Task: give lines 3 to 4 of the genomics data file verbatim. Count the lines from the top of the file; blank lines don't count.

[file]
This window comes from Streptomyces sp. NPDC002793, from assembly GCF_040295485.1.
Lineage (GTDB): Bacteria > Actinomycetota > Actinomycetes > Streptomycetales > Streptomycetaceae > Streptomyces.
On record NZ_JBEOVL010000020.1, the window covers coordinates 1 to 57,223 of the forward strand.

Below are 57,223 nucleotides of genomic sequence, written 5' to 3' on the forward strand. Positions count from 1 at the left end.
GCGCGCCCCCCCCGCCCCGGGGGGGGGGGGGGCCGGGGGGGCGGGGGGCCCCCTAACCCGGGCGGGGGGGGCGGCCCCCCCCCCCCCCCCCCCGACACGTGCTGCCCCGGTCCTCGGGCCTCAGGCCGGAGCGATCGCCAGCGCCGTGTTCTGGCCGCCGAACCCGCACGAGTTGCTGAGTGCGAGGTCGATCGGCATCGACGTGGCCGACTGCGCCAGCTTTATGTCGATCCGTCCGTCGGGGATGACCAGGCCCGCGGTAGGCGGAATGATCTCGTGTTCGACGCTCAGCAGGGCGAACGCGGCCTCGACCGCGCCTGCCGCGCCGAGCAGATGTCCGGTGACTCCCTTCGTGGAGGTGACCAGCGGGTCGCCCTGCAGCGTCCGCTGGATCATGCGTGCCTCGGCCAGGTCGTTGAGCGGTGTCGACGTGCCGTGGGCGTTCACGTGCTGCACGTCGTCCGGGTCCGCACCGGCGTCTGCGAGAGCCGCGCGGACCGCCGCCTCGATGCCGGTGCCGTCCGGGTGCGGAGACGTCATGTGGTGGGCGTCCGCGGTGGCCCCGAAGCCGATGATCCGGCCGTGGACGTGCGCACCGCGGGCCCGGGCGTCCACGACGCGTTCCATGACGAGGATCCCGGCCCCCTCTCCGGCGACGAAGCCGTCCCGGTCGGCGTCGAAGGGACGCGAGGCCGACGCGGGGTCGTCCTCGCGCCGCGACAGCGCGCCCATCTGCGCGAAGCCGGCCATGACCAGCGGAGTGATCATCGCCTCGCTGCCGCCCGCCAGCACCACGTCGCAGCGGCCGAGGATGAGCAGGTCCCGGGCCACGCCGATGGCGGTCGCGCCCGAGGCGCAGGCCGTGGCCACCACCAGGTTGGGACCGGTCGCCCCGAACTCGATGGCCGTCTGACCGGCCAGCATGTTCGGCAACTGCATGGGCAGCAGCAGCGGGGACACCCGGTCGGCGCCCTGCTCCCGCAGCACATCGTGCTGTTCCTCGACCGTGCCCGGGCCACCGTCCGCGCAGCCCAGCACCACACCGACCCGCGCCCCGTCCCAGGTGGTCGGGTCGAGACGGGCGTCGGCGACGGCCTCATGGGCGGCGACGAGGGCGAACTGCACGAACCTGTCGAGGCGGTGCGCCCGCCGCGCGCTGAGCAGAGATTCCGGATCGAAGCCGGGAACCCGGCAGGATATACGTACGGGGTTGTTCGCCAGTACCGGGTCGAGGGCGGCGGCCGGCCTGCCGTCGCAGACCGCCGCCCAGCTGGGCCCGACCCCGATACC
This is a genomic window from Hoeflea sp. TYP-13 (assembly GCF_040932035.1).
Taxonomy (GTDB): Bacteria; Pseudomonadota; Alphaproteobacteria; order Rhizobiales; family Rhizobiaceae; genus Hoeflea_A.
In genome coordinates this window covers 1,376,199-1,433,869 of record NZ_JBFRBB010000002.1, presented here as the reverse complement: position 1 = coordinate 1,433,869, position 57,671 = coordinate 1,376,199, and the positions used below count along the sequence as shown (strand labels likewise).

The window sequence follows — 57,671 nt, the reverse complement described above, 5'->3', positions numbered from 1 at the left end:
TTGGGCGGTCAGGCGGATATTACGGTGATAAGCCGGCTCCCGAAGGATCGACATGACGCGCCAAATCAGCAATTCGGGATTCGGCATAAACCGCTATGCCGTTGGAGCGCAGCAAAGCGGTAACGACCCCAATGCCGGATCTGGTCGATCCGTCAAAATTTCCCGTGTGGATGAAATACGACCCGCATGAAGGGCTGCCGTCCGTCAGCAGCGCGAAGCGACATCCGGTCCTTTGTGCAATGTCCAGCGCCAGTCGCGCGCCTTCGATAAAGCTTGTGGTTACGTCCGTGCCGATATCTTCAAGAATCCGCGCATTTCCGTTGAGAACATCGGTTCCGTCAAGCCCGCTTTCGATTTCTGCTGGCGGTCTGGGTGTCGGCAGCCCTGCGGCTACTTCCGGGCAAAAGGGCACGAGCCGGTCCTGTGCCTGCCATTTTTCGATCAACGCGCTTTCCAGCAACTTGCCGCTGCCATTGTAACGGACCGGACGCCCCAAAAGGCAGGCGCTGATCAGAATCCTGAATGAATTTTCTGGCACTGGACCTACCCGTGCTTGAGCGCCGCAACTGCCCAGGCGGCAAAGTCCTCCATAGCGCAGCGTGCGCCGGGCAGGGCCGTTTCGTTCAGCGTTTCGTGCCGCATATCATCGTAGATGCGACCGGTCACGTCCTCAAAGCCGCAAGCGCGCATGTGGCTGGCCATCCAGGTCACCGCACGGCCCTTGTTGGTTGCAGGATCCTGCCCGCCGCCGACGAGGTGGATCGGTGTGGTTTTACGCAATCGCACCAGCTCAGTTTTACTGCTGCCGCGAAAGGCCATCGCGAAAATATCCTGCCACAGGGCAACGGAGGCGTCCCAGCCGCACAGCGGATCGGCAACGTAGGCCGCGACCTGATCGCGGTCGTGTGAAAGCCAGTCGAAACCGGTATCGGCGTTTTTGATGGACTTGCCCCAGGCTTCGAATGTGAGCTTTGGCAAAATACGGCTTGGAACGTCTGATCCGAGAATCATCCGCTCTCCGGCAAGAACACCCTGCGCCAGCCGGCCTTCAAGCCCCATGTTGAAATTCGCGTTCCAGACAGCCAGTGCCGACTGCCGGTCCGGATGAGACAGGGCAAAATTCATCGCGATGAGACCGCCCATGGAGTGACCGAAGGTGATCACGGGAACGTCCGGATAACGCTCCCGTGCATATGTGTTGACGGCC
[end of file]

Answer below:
On record NZ_JBEOVL010000020.1, the window covers coordinates 1 to 57,223 of the forward strand.

Below are 57,223 nucleotides of genomic sequence, written 5' to 3' on the forward strand. Positions count from 1 at the left end.